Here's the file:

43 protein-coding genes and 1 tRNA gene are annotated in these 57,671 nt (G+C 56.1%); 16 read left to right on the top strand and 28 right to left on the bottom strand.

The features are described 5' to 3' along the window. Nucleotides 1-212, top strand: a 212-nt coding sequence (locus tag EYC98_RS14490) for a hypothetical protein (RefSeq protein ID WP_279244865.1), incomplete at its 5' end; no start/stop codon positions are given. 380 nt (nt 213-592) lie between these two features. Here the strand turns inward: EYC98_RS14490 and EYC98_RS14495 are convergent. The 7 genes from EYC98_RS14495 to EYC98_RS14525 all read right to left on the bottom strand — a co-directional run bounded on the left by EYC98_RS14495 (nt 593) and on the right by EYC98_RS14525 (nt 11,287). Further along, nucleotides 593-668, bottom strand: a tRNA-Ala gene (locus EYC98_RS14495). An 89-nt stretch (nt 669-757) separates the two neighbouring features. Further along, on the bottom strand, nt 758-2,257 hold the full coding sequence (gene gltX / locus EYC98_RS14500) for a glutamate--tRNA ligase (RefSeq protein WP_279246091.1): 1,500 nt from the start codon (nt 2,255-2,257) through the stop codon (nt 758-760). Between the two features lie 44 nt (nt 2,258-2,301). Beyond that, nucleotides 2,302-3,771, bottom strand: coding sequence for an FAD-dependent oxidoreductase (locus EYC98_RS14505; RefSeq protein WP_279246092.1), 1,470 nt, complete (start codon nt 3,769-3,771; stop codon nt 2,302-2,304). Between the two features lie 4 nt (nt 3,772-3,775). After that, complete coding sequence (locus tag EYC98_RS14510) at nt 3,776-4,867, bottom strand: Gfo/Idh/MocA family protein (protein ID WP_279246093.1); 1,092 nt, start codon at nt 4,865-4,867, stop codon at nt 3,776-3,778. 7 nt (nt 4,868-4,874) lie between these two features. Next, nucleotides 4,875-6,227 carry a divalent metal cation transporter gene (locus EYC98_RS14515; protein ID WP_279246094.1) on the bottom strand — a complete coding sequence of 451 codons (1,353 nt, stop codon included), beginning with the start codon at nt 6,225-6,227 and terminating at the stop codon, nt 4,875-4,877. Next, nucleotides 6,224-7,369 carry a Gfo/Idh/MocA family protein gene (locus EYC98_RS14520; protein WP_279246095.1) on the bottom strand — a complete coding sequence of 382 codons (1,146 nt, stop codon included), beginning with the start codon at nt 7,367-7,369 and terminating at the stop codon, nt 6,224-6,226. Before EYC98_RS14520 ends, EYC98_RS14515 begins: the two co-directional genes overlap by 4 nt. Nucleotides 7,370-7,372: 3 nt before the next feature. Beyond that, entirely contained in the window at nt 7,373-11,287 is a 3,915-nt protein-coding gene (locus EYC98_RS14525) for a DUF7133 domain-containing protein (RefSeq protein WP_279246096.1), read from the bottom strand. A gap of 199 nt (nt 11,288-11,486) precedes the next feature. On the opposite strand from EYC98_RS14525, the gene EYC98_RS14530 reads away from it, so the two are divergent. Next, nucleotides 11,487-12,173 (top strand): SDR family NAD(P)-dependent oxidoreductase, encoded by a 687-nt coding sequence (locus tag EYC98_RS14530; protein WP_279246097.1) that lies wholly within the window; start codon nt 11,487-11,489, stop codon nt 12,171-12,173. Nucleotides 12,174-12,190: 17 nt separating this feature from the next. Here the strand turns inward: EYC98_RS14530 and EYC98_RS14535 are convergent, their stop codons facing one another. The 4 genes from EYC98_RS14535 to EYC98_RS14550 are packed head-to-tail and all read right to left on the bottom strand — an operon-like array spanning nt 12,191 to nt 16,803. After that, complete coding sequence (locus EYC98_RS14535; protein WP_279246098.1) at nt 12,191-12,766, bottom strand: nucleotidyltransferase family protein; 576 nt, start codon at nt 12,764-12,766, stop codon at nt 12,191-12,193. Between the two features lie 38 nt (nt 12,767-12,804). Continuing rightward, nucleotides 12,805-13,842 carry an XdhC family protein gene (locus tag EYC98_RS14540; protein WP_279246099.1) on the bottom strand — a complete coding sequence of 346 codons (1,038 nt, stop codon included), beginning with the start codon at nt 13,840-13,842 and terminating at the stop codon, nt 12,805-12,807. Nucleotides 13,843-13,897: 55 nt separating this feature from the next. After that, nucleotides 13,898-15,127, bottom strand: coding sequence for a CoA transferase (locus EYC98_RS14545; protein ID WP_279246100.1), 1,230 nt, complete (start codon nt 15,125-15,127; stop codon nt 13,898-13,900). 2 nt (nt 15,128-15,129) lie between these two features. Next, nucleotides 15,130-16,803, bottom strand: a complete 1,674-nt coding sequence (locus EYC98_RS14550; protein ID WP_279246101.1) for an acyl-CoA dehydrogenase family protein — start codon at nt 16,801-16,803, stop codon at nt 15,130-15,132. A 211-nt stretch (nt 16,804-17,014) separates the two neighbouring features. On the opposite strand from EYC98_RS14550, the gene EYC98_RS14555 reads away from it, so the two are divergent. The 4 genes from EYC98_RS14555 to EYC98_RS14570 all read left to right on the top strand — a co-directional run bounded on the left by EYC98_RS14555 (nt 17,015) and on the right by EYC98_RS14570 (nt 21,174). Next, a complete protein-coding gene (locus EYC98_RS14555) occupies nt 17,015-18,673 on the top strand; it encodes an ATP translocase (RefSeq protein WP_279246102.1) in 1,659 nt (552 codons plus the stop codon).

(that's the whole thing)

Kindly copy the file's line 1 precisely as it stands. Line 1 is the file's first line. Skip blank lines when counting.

43 protein-coding genes and 1 tRNA gene are annotated in these 57,671 nt (G+C 56.1%); 16 read left to right on the top strand and 28 right to left on the bottom strand.